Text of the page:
The leadership balancing act

Oct 18th

A client asked me recently if I know any firms with high scores on leadership in their employee opinion survey. Their own leadership scores are stubbornly low and the Chief Executive was concerned.

I’m working with two firms that have recently moved the dial. They’ve done it through a strong and sustained focus on the importance of leadership across the business, active involvement by the Chief Executive and the top team themselves, and investment and effort in the leadership of the next tier.

Another firm is just starting to tackle the leadership behaviour required for the success of an organisational change and a move to a matrix structure. The top team is taking individual and collective responsibility for changing their own behaviour, as well as communicating much more visibly, actively and in person.

When firms dig down under the data, employees are asking for basic leadership skills: more personal contact, less email; more human language, less gloss and jargon; more two–way dialogue, less time on ‘transmit’; more visible signs of valuing and respecting people for their contribution (even when that needs to include honestly managing poor performance), less hiding behind HR process. A good place to start improving leadership scores can be to ask: what do followers need?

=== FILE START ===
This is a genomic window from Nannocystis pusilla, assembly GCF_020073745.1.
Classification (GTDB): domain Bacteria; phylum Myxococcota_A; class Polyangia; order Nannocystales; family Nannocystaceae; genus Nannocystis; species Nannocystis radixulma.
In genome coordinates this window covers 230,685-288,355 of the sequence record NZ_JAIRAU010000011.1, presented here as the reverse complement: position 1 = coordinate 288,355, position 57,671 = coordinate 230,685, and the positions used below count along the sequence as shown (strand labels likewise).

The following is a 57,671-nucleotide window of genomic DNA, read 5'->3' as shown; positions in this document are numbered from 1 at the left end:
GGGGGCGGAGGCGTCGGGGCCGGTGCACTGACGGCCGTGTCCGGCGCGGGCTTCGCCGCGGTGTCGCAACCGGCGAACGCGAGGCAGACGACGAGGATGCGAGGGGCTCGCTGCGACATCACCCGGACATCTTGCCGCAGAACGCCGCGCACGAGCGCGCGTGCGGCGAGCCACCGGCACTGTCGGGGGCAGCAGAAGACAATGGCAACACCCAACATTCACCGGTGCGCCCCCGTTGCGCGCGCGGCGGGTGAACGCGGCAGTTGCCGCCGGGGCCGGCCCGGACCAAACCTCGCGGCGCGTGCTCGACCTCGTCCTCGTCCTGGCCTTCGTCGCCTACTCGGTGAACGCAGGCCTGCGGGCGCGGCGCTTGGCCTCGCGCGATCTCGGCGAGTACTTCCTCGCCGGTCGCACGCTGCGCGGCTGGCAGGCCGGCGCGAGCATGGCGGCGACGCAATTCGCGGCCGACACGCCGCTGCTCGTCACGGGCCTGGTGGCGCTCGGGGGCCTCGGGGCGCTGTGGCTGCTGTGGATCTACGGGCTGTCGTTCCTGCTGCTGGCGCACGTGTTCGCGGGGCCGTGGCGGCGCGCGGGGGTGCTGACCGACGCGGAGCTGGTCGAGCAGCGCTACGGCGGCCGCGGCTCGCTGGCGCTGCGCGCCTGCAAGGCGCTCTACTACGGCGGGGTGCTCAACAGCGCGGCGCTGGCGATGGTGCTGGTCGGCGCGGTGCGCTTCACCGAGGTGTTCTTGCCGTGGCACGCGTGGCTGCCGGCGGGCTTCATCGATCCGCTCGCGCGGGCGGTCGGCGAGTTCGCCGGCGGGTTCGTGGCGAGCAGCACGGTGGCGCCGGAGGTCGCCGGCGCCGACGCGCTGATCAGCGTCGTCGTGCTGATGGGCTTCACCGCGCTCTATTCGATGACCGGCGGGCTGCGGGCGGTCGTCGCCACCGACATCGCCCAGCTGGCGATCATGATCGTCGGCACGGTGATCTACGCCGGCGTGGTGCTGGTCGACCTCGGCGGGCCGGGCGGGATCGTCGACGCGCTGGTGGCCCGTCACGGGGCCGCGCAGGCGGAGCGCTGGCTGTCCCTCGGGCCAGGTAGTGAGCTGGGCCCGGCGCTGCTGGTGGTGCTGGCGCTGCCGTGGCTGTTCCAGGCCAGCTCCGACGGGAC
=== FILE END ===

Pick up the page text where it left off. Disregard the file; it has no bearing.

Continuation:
But it’s impossible to improve leadership scores in a climate where leaders are primarily task and delivery-driven. Managers in one global firm are told that 60% of their time should be spent talking to people, coaching, motivating, supporting, explaining and helping them to see their contribution to the success of the whole firm. This builds habits of trust and dialogue, enabling more effective delegation, in turn freeing leaders to spend less time on ‘doing’ and more on leading.

Senior leaders must balance their two key responsibilities for management (of numbers) and leadership (of people). Many are seduced by the challenge of mastery – pace, measurement, delivery and results – then wonder why their people aren’t inspired.

Whatever leaders say, if people’s experience in practice of the balance between management and leadership is 90:10 or similar, it’s no surprise when this is reflected in employee opinion surveys. The first step to improve leadership scores is for leaders to be willing to work on improving this balance.

Beatrice Hollyer

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